Finally we have the announcement for the renewal of the fixed wing training fleets and of the whole training pipeline and system, which will see all passages of training moving under UK Military Flight Training System mechanisms.
The announcement carefully avoids mentioning the expected transfer of Basic Training from RAF Linton-on-Ouse to RAF Valley. It looks pretty likely to me that Linton will close as a consequence, but there seems to be no hurry in mentioning the possibility.
The SDSR 2015 factsheet promises to expand the training fleet to enable the training of enough crews for running the fleets of aircraft that are promised for the future. Some evidence of this is present in today's announcement, as it provides a considerably higher number of military and civilian instructors than was expected earlier.
There will now be 71 military instructors, rather than 64, and 62 civilian instructors, up from 34.
|Pre SDSR 2015 numbers of the UKMFTS Fixed Wing plan|
Unfortunately, though, the number of aircraft is completely unchanged, and the three new fleets will still be tiny:
Just 23 Grob G120TP – to be known as “Prefect” once in service – will replace the Grob G115 Tutors.
Just 10 T-6C Texan will replace the Short Tucano T1s, while just 5 Embraer Phenom 100 will replace the existing Beechcraft King Air 200s.
|The numbers of UKMFTS Fixed Wing as announced 2 february 2016|
For now at least, this means no increase at all from pre-SDSR expectations, despite the considerably larger RAF promised by the SDSR. Even with the expected increase in the use of simulation, with large reductions to actual flying hours required for training, it is questionable whether these small numbers can suffice.
They will also continue to make it hard / impossible to train foreign students, something the NAO already warned about.
The MOD is providing, as always, zero details about what happens next. However, the RAF is understood to be planning for a new "Military Flying Training School" in RAF Valley, which is expected to, effectively, absorn the current No 4 and No 1 FTSs.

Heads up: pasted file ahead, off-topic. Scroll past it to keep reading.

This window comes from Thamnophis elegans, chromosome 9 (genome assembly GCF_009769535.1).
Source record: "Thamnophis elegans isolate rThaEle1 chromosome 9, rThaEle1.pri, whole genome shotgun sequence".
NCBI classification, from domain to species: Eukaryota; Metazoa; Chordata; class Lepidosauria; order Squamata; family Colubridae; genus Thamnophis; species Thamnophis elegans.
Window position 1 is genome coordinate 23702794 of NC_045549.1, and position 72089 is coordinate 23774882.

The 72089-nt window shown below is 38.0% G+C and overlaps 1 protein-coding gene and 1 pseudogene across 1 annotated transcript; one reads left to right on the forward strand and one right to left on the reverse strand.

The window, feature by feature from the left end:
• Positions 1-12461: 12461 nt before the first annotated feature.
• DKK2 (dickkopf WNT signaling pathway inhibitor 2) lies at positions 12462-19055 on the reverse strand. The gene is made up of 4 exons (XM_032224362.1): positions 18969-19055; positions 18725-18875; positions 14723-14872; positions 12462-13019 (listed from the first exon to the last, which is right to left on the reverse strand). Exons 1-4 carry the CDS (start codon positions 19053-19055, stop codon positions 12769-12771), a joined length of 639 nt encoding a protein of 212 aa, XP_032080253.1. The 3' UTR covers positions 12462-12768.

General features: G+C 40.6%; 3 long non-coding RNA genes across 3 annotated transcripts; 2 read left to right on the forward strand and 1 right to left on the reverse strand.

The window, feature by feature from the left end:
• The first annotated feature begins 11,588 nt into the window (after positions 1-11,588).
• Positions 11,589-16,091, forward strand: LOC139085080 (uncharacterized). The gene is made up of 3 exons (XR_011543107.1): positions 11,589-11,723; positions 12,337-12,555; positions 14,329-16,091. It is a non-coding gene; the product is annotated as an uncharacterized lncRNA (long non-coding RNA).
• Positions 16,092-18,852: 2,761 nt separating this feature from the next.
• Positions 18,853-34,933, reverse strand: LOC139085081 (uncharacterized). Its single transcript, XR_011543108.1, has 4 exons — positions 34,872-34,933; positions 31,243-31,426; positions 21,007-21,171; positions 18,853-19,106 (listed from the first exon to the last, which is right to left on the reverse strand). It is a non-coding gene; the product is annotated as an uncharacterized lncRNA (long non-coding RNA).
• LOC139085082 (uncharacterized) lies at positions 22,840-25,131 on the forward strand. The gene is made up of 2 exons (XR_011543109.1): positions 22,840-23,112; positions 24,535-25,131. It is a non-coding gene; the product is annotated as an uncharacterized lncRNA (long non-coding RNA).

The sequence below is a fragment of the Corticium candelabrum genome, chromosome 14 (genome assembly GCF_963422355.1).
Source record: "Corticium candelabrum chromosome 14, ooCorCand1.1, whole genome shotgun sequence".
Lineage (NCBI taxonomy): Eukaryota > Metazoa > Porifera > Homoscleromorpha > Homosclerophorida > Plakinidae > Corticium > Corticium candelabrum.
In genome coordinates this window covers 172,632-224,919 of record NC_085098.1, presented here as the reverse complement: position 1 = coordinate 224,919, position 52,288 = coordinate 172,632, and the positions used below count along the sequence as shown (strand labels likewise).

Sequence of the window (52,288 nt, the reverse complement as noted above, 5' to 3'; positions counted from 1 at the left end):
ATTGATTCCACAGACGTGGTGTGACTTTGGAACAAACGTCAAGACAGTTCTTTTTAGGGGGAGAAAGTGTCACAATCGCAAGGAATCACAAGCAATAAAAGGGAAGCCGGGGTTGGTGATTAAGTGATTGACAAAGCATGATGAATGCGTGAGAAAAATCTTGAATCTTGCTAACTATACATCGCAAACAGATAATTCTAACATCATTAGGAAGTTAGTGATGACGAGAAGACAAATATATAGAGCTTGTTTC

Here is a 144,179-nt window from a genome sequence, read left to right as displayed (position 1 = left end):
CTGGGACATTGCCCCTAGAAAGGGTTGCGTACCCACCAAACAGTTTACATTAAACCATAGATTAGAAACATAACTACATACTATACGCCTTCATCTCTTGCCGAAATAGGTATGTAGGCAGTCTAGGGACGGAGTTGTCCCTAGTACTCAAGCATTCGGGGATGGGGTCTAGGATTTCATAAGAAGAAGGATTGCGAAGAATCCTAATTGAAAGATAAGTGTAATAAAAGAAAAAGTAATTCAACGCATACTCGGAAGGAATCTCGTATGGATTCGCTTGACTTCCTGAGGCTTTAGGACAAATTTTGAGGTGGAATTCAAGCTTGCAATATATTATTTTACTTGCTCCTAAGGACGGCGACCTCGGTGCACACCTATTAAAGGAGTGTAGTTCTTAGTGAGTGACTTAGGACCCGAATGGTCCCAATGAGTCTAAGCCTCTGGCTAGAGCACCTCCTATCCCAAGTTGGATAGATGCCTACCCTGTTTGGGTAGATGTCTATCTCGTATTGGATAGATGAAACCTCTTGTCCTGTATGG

The tiny fleets ahead suggests that the number of squadrons will drop. 208 Sqn, flying Hawk T1, is already planning and executing its sundown phase, connected with the progressive passage to a T2-only training pipeline (even while the Hawk T1 continues to equip 100 Sqn RAF, Red Arrows and 736 NAS).
72(R) Sqn might or might not carry on. It might move to RAF Valley and re-equip with the Texan, or it might disband, replaced by a different squadron. Perhaps 208 itself.
Elementary Flying Training squadrons might also become fewer. Currently, the force includs:
- 16(R) Squadron – RAF Wittering: one of two Squadrons providing elementary flying training to future Royal Air Force pilots, including basic airmanship, navigation and aircraft handling skills. Upon completion, successful pilots are then streamed into advanced training programmes; fast jet, multi-engine or rotary wing.
- 57(R) Squadron – RAF Cranwell: one of two Squadrons providing elementary flying training to future Royal Air Force pilots, including basic airmanship, navigation and aircraft handling skills. Upon completion, successful pilots are then streamed into advanced training programmes; fast jet, multi-engine or rotary wing.
- 115 (R) Squadron – RAF Wittering: is responsible for the training of new Qualified Flying instructors, and the provision of refresher training for previously qualified instructor.
Meanwhile, there are reports that 100 Sqn RAF will up its game by swapping the Hawk T1 for the Typhoon, to form a more capable "Red Air" squadron to support training. We don't have any official confirmation yet, nor any detail of how it will be done.
It has been suggested to me that 100 Sqn might end up having only crews, sent to Coningsby to pick up aircraft only when needed.
On the other hand, after the SDSR, the Chief of the Air Staff Air Chief Marshal Sir Andrew Pulford said that they had a plan to try and obtain "a third fast jet squadron" over and above the 2 promised by the SDSR, to reach a total of 10. Putting Typhoon in 100 Sqn could achieve that aim.
It'll be one to watch, and it clearly depends on how many Typhoon tranche 1 stay in service, and for how long.
On the helicopter front, the 8 Bell 212 helicopters used in support to training have a 2017 Out of Service Date.
It is now being reported that the MOD is looking to out-source the helicopter support for the Brunei garrison (7 Flight AAC), which uses Bell 212s.
The Bell is also used by 25 Flight in Kenya (BATUK) and is also associated to use in Belize, where the flight was based until after the SDSR 2010. With Belize seeing a return of british troops for training, there is probably scope for a single helicopter type to replace the 212 in all three locations, but for now it seems that the initiative is limited to Brunei.
Within the next few months, the renewal of the Rotary Wing training fleets and pipeline is also expected to progress. Further announcements can thus be expected.